Record

CodeNA8591
Dates1867-1947
Person NameBaldwin; Sir; Stanley (1867-1947); statesman, prime minister;1st Earl Baldwin of Bewdley
SurnameBaldwin
ForenamesStanley
PreTitleSir
Epithetstatesman, prime minister;1st Earl Baldwin of Bewdley
ActivitySir Stanley Baldwin, 1st Earl Baldwin of Bewdley (1867-1947), statesman and three times prime minister, was the son of Alfred Baldwin and Louisa MacDonald. Baldwin was educated at Hawtrey's preparatory school, Harrow, 1881-1885 and Trinity College, Cambridge, where he gained a third class in the historical tripos, 1888. Baldwin entered the family business in Wilden, where his father had built a church, a school and a vicarage, in 1888. He became a parish and county councillor, a magistrate, a member of the Oddfellows' and Foresters' friendly societies, and, at the farm attached to the works, he learned animal husbandry. In 1892 he married Lucy Ridsdale (d 1945) and they had three sons and four daughters.

In 1906 Baldwin unsuccessfully contested Kidderminster but when his father died in 1908, he took over his seat at West Worcestershire and held it until he went to the Lords in 1937. In 1916 he became parliamentary private secretary, and in 1917 he became joint financial secretary to the Treasury. In 1920 Baldwin was made a privy counsellor and in 1921 was appointed the president of the Board of Trade. After the election in 1922, Baldwin became Chancellor of the Exchequer and, following the illness of Bonar Law, came to lead the House of Commons. On Bonar Law's resignation in May, Baldwin became prime minister. In 1924 he became prime minister for the second time, until the Conservative defeat in the election of 1929. From 1931 Baldwin served as Lord President of the 'national' coalition government Council, and in 1935 he exchanged places with Ramsay MacDonald and became prime minister for the third time. However, only six months after the election he was faced with a vote of 'no confidence' and his doctor ordered him to take 3 months complete rest over the summer. In 1937, a fortnight after the coronation of George VI, he resigned. In 1939 his health had recovered enough for a visit to Toronto and New York, but during the war he retired to his Worcestershire home and lived there quietly until his death in 1947.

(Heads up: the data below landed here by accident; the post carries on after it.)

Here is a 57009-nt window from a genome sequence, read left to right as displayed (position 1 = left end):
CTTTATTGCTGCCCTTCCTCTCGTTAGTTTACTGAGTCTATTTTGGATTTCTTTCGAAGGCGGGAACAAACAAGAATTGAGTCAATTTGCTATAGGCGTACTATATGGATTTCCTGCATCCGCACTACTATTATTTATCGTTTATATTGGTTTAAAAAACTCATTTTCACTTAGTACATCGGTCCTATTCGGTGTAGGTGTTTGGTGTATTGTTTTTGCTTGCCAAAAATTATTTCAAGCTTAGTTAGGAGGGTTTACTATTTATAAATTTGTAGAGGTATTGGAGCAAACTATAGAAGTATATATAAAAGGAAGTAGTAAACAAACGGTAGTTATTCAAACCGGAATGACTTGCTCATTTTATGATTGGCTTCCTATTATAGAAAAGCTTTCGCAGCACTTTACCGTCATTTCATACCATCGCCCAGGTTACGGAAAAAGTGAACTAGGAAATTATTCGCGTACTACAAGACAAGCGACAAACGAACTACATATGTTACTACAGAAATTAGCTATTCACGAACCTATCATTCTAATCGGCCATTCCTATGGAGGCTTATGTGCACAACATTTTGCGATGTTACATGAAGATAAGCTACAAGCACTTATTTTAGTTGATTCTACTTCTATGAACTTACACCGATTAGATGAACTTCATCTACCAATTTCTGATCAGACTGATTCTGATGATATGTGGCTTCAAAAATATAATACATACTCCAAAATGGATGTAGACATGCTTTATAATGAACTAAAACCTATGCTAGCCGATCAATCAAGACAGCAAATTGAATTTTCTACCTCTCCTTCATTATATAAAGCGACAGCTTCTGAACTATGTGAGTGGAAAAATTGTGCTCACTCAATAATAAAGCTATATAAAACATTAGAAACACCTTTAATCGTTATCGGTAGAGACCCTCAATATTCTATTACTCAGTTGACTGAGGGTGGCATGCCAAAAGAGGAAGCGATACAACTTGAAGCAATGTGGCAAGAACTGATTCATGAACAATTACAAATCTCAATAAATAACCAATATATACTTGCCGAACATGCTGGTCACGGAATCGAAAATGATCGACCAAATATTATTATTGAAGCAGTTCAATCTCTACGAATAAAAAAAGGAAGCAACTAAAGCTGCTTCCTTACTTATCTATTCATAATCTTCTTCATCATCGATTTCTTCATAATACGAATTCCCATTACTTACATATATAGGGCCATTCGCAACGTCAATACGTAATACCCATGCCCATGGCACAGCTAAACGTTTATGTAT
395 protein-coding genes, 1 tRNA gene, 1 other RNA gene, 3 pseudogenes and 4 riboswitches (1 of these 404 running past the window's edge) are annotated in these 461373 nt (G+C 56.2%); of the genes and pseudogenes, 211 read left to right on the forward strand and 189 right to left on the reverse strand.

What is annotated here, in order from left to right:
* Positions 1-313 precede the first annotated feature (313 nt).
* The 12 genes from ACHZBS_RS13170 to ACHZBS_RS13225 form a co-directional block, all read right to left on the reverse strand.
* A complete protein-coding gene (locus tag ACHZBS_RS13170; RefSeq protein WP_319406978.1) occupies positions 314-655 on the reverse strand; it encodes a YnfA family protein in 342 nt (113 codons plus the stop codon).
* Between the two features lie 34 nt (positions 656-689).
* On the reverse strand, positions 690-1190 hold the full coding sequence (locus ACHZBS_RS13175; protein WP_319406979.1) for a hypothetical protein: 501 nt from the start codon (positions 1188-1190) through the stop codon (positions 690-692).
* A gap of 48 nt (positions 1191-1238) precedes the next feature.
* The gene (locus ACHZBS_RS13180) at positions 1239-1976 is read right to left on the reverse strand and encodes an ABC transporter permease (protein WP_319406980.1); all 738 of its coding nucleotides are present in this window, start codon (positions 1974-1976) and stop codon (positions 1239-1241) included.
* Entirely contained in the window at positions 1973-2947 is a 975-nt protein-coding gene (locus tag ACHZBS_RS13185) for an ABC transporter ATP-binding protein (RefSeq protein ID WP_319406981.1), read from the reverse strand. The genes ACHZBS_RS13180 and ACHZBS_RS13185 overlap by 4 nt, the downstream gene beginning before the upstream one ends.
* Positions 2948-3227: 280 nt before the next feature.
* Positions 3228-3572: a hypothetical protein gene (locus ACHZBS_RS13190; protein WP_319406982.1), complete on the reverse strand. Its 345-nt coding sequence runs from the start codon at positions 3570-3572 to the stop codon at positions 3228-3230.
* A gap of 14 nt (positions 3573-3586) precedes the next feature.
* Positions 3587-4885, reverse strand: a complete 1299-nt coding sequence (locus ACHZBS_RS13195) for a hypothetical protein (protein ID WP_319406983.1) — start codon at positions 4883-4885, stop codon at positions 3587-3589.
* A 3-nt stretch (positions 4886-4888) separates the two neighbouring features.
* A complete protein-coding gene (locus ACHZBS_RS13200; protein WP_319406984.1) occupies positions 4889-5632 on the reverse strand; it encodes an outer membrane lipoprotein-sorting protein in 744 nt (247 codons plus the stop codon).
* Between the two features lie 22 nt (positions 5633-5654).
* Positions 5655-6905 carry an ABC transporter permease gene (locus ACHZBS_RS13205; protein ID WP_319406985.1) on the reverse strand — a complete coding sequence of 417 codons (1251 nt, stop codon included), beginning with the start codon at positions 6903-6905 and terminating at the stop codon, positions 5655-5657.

Baldwin was knighted in 1937, and was elected rector of the universities of Edinburgh, 1923-1926 and Glasgow, 1928-1931, and became chancellor of the universities of St Andrews, 1929 and Cambridge, 1930. He was the first chairman of the Pilgrim Trust.
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